Whilst most of this report so far has focused on the threat of jihadist terrorism in the UK since October 2023 to January 2024, there have been other clear indications across Western and Southern Europe over the past month and in December 2023 which highlight the dangers that the Israel-Hamas war has created for the national security of the region. For example, France witnessed a Jihadist terrorist attack on December 2nd, 2023, in which Rajabpour-Miyandoab stabbed, killed a German tourist, and proceeded to attack two other individuals with a hammer in Paris. Miyandoab was swiftly arrested by French police following his attack. Miyabdoab’s motivation for carrying out the attack was because he was angry about events occurring in Gaza between Israel and Palestine. On December 14th, 2023, four Hamas members with close links to Hamas’ military branch were arrested across Germany and the Netherlands on suspicion of conspiring to carry out cross border attacks on Jewish institutions across Europe. One of the Hamas members arrested, Lebanon- born Abdelhamid Al A had been tasked by Hamas leaders to seek out and find sources for weapons in Europe. Once found, these weapons were meant to be taken to Berlin and harboured so the small four-man cell could use them to carry out potential terrorist attacks against Jewish institutions across Europe. 


During October 2023, three of the four Hamas members travelled to Berlin on multiple occasions to search for weapons for the attack. Additionally, three other individuals were also arrested in Denmark on sperate terrorism charges on December 14th, 2023. Danish authorities heavily suspect that these terrorism-related arrests were also Hamas related. In Germany on December 24th, 2023, a 30-year-old Tajik national was arrested in Wesel, Germany, after police received information that he was allegedly planning an attack on the Cologne Cathedral after visiting the site. A week later, on New Year’s Eve, German police arrested three more people in connection with the attack and arrested a fifth suspect on the same day. The attack on the Cathedral is believed to have involved the group using a Vehicle Bourne Improvised Explosive Device. All five preparators were part of a jihadist cell who were affiliated with Islamic State-Khorasan, an offshoot group of ISIS who operate in Afghanistan. It has also been reported that the attack was motivated by the Israel’s bombing of Gaza, which adds further weight to the argument that jihadist terrorism is on the rise in Europe due to the Gaza conflict. More recently in January 2024, Belgian Police stopped a bus travelling from Brussels to northern France and arrested 3 people after a passenger reported that they had overheard the group discussing a terrorist plot.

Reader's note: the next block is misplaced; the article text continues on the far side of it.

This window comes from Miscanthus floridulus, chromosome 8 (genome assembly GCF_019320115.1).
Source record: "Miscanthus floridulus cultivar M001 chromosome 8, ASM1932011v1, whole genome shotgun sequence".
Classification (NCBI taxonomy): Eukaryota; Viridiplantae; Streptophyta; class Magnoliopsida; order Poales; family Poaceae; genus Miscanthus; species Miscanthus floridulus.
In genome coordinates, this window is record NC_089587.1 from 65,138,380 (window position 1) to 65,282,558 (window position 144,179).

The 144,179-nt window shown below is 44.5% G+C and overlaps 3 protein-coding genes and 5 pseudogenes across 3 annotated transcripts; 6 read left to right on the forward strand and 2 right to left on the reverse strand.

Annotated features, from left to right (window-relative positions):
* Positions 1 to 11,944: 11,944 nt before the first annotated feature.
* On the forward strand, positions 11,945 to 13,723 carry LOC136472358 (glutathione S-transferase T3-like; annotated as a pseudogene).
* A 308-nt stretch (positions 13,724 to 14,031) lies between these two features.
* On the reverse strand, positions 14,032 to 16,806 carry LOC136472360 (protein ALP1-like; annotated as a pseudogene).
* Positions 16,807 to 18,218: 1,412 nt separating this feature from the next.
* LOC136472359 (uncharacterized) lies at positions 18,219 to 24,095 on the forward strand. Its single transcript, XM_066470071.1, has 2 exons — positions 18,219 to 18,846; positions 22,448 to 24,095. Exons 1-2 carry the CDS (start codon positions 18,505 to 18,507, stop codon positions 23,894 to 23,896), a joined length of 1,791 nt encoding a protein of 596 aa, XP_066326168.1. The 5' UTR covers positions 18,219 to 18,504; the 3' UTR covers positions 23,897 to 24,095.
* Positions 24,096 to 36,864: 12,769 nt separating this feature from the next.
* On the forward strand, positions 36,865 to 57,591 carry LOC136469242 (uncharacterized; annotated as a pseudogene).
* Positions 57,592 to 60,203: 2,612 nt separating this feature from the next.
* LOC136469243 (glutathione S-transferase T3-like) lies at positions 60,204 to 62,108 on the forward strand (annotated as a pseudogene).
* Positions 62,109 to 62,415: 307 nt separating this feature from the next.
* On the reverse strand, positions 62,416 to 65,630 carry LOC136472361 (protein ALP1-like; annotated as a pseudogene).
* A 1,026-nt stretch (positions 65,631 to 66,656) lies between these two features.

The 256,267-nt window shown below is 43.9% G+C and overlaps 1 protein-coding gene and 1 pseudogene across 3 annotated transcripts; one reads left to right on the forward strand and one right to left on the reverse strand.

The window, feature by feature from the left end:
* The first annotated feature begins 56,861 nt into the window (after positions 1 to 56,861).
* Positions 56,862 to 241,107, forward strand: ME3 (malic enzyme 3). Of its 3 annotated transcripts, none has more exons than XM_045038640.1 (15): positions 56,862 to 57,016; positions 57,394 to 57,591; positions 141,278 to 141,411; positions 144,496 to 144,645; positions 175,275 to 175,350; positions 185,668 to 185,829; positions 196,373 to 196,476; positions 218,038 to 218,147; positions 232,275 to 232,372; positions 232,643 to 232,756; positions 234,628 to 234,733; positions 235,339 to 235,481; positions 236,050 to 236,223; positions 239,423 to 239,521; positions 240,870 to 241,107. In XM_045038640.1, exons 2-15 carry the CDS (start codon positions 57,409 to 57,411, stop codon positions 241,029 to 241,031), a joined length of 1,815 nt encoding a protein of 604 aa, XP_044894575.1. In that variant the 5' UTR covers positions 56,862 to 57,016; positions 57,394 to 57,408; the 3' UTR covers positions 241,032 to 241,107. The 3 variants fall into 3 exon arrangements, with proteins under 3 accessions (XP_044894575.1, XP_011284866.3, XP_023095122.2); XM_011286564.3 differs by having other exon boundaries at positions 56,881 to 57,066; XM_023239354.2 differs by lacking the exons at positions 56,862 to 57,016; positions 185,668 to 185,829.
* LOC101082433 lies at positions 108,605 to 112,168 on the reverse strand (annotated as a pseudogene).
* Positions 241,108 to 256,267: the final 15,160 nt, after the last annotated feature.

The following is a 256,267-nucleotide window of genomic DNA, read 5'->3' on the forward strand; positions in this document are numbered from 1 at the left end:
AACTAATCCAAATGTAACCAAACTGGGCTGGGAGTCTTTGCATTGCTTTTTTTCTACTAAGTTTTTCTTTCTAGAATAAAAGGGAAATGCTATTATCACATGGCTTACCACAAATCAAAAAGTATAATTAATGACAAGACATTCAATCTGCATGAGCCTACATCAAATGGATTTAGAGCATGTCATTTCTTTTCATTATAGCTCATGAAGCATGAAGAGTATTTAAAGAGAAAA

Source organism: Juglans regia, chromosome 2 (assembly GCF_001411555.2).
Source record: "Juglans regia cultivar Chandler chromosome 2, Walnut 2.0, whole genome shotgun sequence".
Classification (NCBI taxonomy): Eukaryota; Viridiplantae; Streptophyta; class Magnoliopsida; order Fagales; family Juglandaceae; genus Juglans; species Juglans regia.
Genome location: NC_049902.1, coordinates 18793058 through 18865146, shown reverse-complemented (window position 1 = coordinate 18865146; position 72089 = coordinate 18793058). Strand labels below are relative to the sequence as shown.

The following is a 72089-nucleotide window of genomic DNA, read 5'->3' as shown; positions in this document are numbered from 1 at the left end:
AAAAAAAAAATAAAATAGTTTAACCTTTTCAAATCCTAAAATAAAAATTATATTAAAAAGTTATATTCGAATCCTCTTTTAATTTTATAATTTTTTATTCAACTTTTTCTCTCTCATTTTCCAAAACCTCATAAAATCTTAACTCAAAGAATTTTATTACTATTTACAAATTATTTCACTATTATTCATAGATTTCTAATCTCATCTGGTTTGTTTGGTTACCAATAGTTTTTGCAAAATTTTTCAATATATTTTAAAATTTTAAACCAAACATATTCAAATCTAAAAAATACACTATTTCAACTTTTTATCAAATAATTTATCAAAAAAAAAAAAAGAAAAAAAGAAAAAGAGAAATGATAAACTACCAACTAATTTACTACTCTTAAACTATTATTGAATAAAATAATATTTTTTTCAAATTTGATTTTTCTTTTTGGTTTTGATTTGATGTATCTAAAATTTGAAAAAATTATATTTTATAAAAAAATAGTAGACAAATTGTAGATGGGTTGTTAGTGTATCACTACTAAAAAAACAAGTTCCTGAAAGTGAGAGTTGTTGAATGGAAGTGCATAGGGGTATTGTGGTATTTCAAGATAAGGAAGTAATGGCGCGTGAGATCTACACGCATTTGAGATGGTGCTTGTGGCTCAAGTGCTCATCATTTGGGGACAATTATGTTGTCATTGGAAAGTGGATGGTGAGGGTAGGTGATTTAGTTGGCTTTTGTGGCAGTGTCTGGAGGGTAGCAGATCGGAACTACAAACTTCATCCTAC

What is clear from the recently foiled Hamas terrorist attacks that have taken place across Western and Southern Europe in December 2023 and from the unprecedented threat of jihadist terrorism that has occurred in the UK from October 2023 to January 2024  is that the ongoing war in Gaza between Israel and Hamas is starting to have serious effects on the national security environment for both the UK and various regions across Western and Southern Europe. With the war in Gaza showing no signs of stopping anytime soon despite countless calls for a ceasefire and protests in various regions over the world, it is painstakingly visible that the threats of jihadist terrorism have recently been stemming increasingly from the Israel-Hamas conflict. The threat of Hamas influencing foreign and affiliated individuals or groups are likely to be a reoccurring theme in 2024 and beyond. With events such as the Olympics being scheduled in France later this year as well as other important events taking place across Western and Southern Europe, the UK, and other countries in Western and Southern Europe must continue to mitigate and police the threat of jihadist terrorism spilling over into Europe as a result of the widening influence of the Israel-Hamas conflict. As Matt Jukes recently pointed out, “it’s hard to remember a more unstable, dangerous and uncertain world.” Tragically, his words ring true.